Welcome! This document explains some ways you can contribute to Crystallography.

Code of conduct

This project and everyone participating in it is governed by the "Contributor Covenant Code of Conduct". By participating, you are expected to uphold this code.

Join the community forum

First up, join the community forum.

The forum is a good place to ask questions about how to use Crystallography. You can also use the forum to discuss possible feature requests and bugs before raising a GitHub issue (more on this below).

Aside from asking questions, the easiest way you can contribute to Crystallography is to help answer questions on the forum!

Improve the documentation

Chances are, if you asked (or answered) a question on the community forum, then it is a sign that the documentation could be improved. Moreover, since it is your question, you are probably the best-placed person to improve it!

The docs are written in Markdown and are built using Documenter.jl. You can find the source of all the docs here.

If your change is small (like fixing typos, or one or two sentence corrections), the easiest way to do this is via GitHub's online editor. (GitHub has help on how to do this.)

If your change is larger, or touches multiple files, you will need to make the change locally and then use Git to submit a pull request. (See Contribute code to Crystallography below for more on this.)

File a bug report

Another way to contribute to Crystallography is to file bug reports.

Make sure you read the info in the box where you write the body of the issue before posting. You can also find a copy of that info here.


If you're unsure whether you have a real bug, post on the community forum first. Someone will either help you fix the problem, or let you know the most appropriate place to open a bug report.

Contribute code to Crystallography

Finally, you can also contribute code to Crystallography!


If you do not have experience with Git, GitHub, and Julia development, the first steps can be a little daunting. However, there are lots of tutorials available online, including:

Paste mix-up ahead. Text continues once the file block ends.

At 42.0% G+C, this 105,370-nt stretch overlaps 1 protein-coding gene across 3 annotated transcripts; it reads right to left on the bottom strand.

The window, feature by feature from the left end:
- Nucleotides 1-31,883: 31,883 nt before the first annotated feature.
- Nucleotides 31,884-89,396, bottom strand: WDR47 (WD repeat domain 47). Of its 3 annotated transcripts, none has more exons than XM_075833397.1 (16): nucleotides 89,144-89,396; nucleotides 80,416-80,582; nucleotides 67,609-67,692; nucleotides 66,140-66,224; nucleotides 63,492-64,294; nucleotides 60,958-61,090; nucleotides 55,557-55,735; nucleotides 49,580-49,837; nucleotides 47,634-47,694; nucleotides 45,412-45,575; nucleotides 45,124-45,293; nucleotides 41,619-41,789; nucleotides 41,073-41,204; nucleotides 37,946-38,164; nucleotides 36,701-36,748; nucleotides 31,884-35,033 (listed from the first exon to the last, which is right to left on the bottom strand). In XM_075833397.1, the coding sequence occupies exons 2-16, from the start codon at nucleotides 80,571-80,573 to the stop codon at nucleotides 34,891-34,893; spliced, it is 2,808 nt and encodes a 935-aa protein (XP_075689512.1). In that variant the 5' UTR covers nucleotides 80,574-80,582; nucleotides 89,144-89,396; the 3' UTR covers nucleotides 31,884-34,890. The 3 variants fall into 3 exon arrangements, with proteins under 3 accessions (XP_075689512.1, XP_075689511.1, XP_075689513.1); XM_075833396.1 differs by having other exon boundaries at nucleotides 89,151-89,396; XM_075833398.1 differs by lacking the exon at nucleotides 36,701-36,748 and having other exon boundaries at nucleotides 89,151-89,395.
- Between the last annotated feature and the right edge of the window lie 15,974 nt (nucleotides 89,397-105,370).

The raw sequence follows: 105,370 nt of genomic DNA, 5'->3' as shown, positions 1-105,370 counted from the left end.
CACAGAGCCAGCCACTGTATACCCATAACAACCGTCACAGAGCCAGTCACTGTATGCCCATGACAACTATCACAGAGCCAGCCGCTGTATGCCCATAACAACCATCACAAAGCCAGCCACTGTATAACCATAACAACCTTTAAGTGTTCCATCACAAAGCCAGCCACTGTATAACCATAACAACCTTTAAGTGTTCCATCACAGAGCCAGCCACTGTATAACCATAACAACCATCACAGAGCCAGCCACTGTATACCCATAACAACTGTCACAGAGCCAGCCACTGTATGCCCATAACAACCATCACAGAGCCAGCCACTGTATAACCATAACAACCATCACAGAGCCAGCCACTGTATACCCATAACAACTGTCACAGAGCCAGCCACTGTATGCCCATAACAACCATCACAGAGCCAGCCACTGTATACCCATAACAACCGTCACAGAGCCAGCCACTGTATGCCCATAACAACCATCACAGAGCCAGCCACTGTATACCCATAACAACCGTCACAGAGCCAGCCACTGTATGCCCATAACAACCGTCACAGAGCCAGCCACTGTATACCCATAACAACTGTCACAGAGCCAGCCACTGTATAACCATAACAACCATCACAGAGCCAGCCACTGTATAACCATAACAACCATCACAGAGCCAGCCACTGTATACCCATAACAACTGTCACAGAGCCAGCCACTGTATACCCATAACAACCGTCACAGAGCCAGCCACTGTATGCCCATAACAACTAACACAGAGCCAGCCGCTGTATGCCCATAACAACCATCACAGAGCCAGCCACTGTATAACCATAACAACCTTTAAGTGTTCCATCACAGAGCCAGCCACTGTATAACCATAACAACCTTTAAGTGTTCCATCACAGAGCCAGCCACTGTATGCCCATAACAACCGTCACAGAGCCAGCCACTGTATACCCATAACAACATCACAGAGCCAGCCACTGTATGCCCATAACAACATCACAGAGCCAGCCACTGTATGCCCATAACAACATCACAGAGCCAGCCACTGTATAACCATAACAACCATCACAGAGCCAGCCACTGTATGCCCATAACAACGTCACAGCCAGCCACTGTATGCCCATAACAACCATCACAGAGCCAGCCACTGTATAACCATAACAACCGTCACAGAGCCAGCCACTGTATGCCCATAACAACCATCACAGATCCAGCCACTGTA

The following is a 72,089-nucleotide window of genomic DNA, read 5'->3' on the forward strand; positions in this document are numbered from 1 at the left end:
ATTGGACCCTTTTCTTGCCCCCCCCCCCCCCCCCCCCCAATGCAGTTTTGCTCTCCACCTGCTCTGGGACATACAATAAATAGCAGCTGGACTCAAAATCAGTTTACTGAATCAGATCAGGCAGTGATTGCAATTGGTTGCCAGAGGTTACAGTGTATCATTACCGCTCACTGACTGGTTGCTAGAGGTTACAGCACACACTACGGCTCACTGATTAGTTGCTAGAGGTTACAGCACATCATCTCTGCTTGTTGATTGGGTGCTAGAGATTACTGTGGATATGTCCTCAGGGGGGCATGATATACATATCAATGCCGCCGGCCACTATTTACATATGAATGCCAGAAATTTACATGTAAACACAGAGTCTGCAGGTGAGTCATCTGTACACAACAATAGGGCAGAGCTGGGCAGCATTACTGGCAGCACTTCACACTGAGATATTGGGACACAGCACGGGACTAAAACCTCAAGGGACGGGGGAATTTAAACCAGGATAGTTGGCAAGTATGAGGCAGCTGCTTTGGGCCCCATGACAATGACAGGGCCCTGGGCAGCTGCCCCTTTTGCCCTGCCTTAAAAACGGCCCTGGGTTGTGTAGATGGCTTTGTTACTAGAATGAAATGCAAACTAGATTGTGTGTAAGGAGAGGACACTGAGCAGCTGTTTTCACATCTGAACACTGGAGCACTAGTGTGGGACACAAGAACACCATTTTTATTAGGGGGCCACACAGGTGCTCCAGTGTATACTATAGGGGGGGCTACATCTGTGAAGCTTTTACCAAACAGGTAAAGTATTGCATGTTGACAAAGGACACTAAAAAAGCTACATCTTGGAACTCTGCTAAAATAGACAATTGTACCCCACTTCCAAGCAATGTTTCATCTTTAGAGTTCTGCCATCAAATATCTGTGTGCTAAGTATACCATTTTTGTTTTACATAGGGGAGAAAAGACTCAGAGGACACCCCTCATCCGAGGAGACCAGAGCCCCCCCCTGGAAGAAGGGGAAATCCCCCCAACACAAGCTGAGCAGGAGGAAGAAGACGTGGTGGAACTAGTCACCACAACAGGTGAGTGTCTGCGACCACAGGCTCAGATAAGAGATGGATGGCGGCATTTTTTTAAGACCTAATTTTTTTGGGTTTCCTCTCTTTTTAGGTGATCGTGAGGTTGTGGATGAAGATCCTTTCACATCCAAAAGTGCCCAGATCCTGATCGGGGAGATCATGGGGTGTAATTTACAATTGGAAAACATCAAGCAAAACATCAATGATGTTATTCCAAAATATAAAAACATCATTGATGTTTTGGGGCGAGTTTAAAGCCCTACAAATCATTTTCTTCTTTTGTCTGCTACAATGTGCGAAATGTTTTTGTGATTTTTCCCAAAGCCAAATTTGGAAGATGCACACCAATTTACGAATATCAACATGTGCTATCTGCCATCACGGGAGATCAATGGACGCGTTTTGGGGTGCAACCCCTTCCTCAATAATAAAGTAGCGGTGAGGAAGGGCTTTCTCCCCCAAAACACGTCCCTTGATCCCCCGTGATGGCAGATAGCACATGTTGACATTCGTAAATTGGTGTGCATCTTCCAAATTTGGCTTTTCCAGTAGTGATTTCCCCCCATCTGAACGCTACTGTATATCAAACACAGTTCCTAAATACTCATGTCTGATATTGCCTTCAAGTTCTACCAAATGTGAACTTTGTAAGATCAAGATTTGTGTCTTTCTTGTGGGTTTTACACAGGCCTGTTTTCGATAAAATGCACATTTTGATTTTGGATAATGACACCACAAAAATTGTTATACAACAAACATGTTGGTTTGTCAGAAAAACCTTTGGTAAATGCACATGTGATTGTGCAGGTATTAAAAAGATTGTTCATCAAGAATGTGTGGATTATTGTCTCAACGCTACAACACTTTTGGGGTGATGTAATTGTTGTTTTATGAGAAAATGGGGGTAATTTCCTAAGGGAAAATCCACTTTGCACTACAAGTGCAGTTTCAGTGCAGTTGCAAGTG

Once you are familiar with Git and GitHub, the workflow for contributing code to Crystallography is similar to the following:

Step 1: decide what to work on

The first step is to find an open issue (or open a new one) for the problem you want to solve. Then, before spending too much time on it, discuss what you are planning to do in the issue to see if other contributors are fine with your proposed changes. Getting feedback early can improve code quality, and avoid time spent writing code that does not get merged into Crystallography.


At this point, remember to be patient and polite; you may get a lot of comments on your issue! However, do not be afraid! Comments mean that people are willing to help you improve the code that you are contributing to Crystallography.

Step 2: fork Crystallography

Go to and click the "Fork" button in the top-right corner. This will create a copy of Crystallography under your GitHub account.

Step 3: install Crystallography locally

Similar to Installation, open the Julia REPL and run:

julia> using Pkg
julia> Pkg.update() Updating registry at `~/.julia/registries/General` Updating git-repo `` No Changes to `~/.julia/packages/Crystallography/f0Zun/docs/Project.toml` No Changes to `~/.julia/packages/Crystallography/f0Zun/docs/Manifest.toml` [ Info: We haven't cleaned this depot up for a bit, running Pkg.gc()... Active manifest files: 44 found Active artifact files: 149 found Active scratchspaces: 11 found Deleted no artifacts, repos, packages or scratchspaces
julia> Pkg.develop("Crystallography") Cloning git-repo `` Resolving package versions... Updating `~/.julia/packages/Crystallography/f0Zun/docs/Project.toml` [3bff3928] ~ Crystallography v0.6.0 `~/.julia/packages/Crystallography/f0Zun` ⇒ v0.6.0 `~/.julia/dev/Crystallography` Updating `~/.julia/packages/Crystallography/f0Zun/docs/Manifest.toml` [3bff3928] ~ Crystallography v0.6.0 `~/.julia/packages/Crystallography/f0Zun` ⇒ v0.6.0 `~/.julia/dev/Crystallography`